Using Summer Garden Shade To Your Advantage

By Tonya Barnett | June 28, 2020
by Tonya Barnett
June 28, 2020

Finding the space for a garden can be quite frustrating. Whether you live in an apartment or a small city lot, there are bound to be numerous obstacles when it comes time to plant. The most common among these is the struggle between sun or shade. While many garden favorites will require full sun, finding balance between light conditions can be an extensive process of trial and error. Fortunately, savvy growers can learn to use gardens with diverse light intensity to their advantage.

Using Summer Garden Shade to Keep Plants Cool

Each summer, a small portion of my garden is filled with heat-loving annual flowers. These plants enjoy locations which receive full sun all day long. Depending on the type of plant, only the hardiest of blooms can withstand the intense summer heat. Celosia, sunflowers, tithonia, and zinnias are mainstays in these flower beds, as they thrive in these conditions. However, full sun is normally a commodity in my yard. But it wasn’t always like this.

As a beginning gardener, I was continually disappointed by the lack of planting space with full sun exposure. Towering over my garden were several large maple trees. These covered the majority of my growing space in a blanket of shade throughout most of the afternoon. This caused many of my sun-loving plants to not bloom as well as they should.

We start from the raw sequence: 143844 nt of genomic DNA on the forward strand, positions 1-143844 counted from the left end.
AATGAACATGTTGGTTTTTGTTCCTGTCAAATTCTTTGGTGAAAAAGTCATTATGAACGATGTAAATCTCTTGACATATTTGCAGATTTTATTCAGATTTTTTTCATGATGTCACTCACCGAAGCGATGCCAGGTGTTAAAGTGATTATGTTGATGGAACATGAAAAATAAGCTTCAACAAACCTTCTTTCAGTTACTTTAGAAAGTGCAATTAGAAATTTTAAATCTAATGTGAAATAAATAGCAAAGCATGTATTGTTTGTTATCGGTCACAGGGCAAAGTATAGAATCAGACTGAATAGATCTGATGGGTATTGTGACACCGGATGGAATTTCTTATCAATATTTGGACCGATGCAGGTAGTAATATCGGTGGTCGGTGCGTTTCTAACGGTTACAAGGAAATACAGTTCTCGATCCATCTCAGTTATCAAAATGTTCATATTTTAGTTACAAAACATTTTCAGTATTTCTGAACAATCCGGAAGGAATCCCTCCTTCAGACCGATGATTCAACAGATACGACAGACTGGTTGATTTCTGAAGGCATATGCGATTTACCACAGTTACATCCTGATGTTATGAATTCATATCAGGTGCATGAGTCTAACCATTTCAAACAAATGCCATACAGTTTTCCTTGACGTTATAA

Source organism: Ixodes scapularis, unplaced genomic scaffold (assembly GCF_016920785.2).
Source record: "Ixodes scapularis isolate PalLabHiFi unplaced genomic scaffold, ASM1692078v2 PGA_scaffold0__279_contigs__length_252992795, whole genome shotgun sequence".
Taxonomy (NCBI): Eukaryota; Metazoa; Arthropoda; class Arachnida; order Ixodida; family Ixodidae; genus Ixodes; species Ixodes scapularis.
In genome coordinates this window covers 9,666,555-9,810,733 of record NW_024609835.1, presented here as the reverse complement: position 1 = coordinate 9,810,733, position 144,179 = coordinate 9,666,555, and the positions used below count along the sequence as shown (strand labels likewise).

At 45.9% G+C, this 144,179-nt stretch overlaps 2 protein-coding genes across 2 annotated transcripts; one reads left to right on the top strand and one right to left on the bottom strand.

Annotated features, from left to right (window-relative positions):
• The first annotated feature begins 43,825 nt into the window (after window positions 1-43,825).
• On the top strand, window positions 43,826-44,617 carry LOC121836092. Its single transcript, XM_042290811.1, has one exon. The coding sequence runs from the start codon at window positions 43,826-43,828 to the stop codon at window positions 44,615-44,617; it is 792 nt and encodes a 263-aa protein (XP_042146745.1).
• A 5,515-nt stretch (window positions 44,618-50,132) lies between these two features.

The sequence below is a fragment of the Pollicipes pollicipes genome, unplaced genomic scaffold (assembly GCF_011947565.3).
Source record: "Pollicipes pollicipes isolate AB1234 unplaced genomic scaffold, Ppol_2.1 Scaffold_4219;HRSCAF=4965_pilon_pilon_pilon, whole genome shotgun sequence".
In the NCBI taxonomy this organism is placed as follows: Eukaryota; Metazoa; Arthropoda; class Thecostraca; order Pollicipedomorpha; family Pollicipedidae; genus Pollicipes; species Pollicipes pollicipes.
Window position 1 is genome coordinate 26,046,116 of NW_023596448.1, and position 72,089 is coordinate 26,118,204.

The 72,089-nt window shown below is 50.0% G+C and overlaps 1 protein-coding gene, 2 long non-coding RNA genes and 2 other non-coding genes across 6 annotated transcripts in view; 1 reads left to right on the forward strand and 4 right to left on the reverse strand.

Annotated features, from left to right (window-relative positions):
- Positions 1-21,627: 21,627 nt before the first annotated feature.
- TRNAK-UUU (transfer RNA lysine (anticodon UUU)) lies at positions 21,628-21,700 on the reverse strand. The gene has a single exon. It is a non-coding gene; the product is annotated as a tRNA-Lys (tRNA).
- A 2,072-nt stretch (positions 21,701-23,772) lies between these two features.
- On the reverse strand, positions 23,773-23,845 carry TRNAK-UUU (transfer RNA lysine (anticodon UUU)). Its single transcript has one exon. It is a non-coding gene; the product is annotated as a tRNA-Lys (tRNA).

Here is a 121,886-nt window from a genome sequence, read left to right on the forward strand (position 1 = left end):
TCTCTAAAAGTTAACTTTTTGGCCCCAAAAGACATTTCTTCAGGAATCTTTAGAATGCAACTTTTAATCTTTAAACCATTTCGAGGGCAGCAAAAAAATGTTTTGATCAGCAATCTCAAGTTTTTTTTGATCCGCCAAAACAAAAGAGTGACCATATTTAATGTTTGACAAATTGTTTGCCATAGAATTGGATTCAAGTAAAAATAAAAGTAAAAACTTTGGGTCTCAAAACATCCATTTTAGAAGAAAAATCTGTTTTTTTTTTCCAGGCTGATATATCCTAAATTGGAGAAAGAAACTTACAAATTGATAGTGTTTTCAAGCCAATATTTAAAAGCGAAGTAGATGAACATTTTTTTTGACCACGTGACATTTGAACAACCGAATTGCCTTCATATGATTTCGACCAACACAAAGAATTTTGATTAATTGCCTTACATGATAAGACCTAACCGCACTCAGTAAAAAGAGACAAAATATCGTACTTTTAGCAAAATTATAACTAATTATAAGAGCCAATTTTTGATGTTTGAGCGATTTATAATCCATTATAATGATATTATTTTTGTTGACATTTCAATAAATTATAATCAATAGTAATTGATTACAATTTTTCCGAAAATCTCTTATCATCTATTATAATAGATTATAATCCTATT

Over the years, I continued to add new plants to the garden, in desperate search for those which would perform well in a space that was partially shaded. It wasn’t until I began growing more delicate and heat sensitive plants that I learned what an asset my shade truly was.

As many southern gardeners know, the heat of midsummer can be quite unforgiving for both plants and gardeners. Under normal conditions, plants like dahlias and hydrangeas would begin to wilt and shrivel in the afternoon sun. Planting in shady areas of my garden, however, allowed for cooler direct sun in the early morning and late in the evenings. The sun intensity and heat during the hottest parts of the afternoons were no longer an issue – no more wilting or shriveling plants. The shadier conditions allowed me to grow healthy, beautiful (heat sensitive) flowers without any additional care.

Not only did this shade keep plants cool, but the shady afternoons made the growing space an enjoyable area me too, a great place to relax and unwind after a stressful day at work. As it would turn out, those large shade trees would prove to be a valuable asset to my garden.

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